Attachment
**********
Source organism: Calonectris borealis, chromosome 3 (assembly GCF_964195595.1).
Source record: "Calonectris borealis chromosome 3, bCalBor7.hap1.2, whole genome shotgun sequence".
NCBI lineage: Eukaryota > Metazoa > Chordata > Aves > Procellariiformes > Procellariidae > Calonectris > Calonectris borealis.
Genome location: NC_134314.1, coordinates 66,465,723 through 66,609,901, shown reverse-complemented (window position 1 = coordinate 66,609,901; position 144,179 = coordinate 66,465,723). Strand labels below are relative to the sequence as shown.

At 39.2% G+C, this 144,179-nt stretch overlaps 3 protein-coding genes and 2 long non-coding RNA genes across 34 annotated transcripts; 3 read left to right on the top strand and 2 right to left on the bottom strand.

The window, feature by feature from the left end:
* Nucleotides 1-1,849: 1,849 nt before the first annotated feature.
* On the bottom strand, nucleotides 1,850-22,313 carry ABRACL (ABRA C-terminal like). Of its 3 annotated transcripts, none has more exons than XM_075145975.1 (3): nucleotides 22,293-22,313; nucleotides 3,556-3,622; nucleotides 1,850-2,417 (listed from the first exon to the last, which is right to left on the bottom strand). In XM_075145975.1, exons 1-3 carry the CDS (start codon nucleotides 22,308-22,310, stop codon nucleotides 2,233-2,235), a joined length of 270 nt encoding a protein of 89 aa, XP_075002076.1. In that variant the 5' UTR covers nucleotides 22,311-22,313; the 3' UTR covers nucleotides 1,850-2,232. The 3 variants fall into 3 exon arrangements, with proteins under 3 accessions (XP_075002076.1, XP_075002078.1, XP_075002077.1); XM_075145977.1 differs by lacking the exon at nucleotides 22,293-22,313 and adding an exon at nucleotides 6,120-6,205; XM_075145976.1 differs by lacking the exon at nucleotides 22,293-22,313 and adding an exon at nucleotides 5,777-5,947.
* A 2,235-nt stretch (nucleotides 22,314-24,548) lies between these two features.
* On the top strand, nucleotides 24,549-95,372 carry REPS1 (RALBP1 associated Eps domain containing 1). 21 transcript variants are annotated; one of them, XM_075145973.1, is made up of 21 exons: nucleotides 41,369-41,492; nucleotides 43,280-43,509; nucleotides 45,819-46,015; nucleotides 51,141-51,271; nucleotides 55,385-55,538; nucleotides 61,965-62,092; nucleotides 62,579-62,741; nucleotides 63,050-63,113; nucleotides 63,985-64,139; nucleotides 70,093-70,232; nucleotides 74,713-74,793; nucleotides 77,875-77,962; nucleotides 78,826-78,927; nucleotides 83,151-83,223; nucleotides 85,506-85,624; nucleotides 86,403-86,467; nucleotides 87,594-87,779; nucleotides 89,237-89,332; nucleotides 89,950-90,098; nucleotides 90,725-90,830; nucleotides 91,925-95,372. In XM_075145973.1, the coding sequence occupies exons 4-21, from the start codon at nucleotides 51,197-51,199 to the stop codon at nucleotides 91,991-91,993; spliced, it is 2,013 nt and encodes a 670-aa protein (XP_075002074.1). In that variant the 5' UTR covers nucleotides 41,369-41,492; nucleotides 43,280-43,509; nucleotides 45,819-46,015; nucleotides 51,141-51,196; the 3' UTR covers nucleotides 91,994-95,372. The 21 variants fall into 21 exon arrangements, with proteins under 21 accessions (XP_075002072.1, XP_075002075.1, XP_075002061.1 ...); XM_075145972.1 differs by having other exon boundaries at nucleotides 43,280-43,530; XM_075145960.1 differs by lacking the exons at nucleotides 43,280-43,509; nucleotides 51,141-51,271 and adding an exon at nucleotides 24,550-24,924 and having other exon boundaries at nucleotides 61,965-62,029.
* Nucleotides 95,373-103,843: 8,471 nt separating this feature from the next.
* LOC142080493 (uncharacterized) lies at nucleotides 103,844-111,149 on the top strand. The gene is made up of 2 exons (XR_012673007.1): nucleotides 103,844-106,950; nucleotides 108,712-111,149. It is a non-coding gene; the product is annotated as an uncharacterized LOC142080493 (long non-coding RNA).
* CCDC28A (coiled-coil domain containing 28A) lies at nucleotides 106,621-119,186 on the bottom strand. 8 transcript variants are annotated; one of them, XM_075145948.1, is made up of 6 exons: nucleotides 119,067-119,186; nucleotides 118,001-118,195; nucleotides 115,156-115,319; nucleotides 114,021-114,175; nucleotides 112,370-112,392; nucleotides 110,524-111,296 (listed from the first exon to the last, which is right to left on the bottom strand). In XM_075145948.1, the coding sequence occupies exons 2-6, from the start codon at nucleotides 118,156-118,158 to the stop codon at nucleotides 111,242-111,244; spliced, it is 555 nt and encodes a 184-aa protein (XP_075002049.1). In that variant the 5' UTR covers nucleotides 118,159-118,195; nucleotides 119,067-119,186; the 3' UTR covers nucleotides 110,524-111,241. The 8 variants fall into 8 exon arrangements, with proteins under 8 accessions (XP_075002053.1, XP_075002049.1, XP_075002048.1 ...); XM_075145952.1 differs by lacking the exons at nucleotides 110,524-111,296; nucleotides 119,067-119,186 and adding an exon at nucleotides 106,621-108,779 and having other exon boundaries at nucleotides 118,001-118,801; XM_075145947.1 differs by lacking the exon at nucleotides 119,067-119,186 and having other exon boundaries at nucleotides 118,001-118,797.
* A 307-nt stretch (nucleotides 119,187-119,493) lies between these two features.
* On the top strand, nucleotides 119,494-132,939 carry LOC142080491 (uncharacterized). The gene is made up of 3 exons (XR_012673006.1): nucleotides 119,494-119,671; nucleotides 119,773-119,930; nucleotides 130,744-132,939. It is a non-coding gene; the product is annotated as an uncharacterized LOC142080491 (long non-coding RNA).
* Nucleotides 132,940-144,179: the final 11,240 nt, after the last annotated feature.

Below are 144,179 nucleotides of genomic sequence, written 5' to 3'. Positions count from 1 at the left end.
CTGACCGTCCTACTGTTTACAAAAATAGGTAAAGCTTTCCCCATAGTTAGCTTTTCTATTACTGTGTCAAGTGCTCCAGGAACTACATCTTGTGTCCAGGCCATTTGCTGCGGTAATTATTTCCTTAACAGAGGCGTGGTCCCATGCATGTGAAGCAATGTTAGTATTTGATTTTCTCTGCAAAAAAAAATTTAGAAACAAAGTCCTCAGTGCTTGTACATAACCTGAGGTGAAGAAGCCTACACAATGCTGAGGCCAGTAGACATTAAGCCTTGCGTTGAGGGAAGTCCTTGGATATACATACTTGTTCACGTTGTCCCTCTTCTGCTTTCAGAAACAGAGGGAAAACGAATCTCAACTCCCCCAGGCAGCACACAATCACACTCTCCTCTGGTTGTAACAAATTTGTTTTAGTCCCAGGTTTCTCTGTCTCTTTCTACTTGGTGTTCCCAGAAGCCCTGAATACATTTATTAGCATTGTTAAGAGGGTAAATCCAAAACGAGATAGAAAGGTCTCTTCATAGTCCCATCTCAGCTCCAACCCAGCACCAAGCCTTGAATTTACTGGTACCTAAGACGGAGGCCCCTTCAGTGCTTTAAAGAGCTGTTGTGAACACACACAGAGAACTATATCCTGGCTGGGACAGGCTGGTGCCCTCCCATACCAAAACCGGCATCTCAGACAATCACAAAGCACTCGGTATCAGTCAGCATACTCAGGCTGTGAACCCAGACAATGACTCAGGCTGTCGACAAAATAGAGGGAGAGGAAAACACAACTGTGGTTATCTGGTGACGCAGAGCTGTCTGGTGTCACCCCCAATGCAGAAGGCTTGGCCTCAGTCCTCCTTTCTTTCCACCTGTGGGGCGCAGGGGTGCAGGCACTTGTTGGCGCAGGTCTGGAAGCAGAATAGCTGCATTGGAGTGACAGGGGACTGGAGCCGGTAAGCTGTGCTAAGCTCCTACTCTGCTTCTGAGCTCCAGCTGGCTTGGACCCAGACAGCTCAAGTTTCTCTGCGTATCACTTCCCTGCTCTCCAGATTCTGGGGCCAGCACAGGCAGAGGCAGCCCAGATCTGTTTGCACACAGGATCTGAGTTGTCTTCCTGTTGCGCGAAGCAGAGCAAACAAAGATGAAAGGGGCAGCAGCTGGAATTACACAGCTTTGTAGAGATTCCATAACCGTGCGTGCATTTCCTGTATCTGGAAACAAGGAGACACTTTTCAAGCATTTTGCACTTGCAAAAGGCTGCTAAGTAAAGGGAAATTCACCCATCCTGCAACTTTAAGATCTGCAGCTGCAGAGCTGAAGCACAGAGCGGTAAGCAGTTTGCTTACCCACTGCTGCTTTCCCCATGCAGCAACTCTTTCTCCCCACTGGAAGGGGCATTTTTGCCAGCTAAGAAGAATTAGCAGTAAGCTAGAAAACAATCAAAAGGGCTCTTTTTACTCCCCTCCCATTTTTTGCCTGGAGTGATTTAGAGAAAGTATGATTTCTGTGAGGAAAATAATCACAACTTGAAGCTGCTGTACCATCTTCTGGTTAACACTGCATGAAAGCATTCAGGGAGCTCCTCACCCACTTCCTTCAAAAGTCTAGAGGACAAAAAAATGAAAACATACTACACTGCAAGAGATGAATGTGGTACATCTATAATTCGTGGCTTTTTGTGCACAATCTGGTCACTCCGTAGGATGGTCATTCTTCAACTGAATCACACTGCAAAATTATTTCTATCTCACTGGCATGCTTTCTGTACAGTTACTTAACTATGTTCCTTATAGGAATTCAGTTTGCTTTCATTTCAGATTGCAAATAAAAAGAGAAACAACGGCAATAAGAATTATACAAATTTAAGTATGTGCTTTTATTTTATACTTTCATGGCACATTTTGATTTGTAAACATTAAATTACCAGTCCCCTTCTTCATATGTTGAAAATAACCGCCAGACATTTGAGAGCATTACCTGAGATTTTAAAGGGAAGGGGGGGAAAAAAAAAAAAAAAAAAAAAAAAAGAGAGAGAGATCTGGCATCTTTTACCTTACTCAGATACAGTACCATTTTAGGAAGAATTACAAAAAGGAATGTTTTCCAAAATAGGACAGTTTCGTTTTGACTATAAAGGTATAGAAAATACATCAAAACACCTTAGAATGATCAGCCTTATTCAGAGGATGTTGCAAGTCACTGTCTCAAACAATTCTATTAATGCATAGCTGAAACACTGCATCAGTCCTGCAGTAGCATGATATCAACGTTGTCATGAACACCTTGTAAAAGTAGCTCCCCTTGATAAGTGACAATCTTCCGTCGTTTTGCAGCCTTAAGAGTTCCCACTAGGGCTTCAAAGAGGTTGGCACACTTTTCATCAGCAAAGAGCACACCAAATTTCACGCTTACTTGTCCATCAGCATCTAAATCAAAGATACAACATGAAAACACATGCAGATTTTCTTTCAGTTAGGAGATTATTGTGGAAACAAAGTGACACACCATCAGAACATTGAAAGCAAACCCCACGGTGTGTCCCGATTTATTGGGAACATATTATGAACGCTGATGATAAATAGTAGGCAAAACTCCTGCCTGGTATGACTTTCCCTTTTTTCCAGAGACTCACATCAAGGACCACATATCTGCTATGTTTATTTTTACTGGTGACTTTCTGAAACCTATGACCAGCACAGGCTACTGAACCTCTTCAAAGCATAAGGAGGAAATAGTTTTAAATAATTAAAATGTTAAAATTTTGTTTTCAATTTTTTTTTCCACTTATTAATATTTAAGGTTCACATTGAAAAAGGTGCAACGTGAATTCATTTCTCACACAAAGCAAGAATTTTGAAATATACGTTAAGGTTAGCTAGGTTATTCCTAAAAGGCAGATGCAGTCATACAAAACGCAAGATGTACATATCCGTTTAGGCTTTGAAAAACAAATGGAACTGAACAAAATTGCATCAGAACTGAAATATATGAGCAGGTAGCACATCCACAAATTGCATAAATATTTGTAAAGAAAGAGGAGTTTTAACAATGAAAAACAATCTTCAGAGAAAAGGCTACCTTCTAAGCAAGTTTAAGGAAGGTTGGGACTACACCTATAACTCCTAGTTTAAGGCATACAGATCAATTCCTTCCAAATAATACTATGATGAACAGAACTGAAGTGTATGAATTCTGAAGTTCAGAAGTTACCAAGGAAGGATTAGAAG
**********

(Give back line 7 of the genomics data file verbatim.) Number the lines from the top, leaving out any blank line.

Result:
* Nucleotides 1-1,849: 1,849 nt before the first annotated feature.